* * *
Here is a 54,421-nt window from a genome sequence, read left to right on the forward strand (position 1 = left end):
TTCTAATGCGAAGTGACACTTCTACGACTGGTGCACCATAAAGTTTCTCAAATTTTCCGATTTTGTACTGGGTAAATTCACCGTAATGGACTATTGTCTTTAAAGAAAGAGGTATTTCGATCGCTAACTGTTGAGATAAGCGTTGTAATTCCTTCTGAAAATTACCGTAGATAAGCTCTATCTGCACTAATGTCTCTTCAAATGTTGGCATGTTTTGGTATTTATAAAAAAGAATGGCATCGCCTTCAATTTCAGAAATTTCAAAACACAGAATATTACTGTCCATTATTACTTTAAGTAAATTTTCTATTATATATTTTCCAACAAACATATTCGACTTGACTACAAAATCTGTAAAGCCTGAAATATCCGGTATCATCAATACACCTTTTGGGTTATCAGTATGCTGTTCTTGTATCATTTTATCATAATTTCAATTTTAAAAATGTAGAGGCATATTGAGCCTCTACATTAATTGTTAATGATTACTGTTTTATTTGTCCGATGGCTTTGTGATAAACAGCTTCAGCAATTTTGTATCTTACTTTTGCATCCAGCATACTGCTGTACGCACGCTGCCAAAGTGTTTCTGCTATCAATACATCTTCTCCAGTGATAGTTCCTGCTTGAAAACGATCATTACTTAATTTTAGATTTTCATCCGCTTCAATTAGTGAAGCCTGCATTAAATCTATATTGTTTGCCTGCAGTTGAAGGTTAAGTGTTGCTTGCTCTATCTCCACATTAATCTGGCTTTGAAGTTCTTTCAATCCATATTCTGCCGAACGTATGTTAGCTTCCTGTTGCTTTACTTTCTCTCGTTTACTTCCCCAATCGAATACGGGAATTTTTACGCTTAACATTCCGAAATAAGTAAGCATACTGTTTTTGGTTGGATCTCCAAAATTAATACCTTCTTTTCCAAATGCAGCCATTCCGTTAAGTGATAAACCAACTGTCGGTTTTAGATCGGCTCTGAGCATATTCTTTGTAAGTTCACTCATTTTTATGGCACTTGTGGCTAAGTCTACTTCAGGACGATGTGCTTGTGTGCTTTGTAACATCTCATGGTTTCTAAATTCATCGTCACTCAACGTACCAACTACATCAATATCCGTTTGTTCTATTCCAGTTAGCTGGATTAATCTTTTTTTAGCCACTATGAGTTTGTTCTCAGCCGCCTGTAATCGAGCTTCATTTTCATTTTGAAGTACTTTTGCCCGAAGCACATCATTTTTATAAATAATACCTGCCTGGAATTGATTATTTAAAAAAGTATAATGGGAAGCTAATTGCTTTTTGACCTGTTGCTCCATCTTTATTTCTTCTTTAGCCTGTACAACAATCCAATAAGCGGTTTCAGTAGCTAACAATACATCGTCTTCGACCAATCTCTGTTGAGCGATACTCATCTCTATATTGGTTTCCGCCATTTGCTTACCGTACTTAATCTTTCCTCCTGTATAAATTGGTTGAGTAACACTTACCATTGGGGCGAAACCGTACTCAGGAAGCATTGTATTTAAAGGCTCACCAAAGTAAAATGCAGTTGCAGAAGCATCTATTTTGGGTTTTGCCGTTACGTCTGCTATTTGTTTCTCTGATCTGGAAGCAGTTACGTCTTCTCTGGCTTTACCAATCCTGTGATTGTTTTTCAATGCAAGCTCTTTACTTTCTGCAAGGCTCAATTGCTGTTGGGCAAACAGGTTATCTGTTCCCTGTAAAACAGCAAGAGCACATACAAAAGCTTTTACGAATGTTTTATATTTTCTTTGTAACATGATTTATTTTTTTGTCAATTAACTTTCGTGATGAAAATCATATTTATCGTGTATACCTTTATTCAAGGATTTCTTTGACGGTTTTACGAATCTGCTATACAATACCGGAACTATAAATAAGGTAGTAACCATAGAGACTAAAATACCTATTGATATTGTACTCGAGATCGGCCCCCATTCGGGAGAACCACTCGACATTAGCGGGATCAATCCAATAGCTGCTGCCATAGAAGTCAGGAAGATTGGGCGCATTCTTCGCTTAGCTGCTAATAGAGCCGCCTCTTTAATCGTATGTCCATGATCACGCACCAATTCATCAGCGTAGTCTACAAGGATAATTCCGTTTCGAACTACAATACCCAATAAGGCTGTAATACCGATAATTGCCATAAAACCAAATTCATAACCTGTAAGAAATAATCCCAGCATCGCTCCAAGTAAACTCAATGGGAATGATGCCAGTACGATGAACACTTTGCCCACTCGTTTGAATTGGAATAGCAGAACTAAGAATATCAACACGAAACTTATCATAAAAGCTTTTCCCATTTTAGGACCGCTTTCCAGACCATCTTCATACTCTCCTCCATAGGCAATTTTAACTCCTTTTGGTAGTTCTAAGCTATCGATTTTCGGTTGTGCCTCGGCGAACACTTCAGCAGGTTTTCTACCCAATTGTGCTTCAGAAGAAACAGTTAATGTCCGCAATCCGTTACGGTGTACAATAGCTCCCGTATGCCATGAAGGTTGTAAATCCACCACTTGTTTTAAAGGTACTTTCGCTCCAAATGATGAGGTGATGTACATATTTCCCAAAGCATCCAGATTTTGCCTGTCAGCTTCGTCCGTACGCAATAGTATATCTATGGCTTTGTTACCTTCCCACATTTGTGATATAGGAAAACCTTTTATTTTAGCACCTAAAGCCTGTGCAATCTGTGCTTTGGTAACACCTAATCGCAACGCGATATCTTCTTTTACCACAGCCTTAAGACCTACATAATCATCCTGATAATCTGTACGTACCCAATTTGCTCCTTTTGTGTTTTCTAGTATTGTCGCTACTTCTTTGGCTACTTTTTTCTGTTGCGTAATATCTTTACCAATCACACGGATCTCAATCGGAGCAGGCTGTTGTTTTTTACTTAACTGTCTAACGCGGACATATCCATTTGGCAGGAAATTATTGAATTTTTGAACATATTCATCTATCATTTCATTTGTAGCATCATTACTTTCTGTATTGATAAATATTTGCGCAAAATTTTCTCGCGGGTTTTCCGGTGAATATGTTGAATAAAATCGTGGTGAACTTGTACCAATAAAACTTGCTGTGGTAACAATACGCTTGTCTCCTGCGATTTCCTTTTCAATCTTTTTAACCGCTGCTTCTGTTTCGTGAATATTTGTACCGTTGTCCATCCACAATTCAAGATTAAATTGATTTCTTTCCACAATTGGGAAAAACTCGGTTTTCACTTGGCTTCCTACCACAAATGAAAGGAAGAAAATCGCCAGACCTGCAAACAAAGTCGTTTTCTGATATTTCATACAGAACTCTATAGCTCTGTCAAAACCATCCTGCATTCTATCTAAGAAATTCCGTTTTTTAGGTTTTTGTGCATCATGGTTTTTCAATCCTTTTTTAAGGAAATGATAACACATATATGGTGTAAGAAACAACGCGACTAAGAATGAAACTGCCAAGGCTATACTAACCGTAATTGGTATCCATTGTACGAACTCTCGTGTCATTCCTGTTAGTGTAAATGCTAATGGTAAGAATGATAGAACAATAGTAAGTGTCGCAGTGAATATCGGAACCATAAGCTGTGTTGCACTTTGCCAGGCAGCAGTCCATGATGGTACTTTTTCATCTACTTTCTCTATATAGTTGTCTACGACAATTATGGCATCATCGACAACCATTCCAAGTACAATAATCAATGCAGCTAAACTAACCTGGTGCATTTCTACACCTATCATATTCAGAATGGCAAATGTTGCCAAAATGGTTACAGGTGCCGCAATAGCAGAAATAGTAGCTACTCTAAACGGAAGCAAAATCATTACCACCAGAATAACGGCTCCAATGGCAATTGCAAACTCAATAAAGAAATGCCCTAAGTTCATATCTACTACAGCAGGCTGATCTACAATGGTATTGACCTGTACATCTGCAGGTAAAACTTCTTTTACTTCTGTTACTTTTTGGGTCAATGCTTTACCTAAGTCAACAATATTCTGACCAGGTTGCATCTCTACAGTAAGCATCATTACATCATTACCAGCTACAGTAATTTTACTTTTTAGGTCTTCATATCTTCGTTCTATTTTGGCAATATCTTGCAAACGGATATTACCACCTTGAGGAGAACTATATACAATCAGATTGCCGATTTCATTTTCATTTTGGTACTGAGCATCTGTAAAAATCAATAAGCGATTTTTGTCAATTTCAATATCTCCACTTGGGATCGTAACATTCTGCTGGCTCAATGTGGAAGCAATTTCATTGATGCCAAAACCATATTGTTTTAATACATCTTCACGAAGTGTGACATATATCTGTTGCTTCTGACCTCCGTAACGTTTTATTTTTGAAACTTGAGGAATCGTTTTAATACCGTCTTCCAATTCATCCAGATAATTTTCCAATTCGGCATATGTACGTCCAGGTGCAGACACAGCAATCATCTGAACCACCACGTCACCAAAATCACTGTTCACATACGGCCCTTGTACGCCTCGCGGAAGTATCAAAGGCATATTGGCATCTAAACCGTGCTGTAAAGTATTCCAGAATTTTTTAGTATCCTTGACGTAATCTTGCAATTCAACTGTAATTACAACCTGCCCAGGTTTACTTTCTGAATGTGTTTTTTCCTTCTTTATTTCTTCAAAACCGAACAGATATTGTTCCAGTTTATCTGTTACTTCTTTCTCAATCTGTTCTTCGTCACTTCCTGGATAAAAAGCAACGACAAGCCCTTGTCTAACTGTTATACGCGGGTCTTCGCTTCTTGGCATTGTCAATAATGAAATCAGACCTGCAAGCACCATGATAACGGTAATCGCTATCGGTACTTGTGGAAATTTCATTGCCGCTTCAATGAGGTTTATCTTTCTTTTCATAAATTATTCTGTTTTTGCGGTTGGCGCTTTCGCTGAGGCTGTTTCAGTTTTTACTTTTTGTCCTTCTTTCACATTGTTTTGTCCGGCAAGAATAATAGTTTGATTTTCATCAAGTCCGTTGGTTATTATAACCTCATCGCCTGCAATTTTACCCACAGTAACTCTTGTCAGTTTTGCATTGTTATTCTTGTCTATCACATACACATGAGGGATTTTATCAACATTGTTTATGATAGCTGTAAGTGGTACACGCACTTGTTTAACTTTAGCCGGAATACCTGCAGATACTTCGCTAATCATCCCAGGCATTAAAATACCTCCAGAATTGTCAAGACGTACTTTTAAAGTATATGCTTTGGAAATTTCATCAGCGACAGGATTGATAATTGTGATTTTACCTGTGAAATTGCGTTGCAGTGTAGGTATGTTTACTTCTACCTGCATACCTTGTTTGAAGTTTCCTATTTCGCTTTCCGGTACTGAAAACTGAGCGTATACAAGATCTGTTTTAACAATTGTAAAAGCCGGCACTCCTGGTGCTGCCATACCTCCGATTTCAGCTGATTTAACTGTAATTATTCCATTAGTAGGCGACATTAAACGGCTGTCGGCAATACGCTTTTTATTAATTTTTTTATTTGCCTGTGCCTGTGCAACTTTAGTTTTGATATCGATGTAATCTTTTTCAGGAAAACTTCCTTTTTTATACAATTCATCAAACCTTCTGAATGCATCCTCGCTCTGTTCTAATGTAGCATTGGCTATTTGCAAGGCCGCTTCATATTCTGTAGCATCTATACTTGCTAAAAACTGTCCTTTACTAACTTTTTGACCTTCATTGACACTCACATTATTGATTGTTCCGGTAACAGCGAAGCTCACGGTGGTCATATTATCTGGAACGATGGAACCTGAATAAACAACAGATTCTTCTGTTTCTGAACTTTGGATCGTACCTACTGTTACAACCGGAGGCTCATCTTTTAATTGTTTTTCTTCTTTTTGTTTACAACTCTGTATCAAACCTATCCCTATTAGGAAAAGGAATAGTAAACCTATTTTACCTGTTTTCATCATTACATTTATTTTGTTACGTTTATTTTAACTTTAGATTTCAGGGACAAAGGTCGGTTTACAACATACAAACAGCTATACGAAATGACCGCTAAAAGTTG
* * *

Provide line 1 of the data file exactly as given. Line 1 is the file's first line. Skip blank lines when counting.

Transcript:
Here is a 54,421-nt window from a genome sequence, read left to right on the forward strand (position 1 = left end):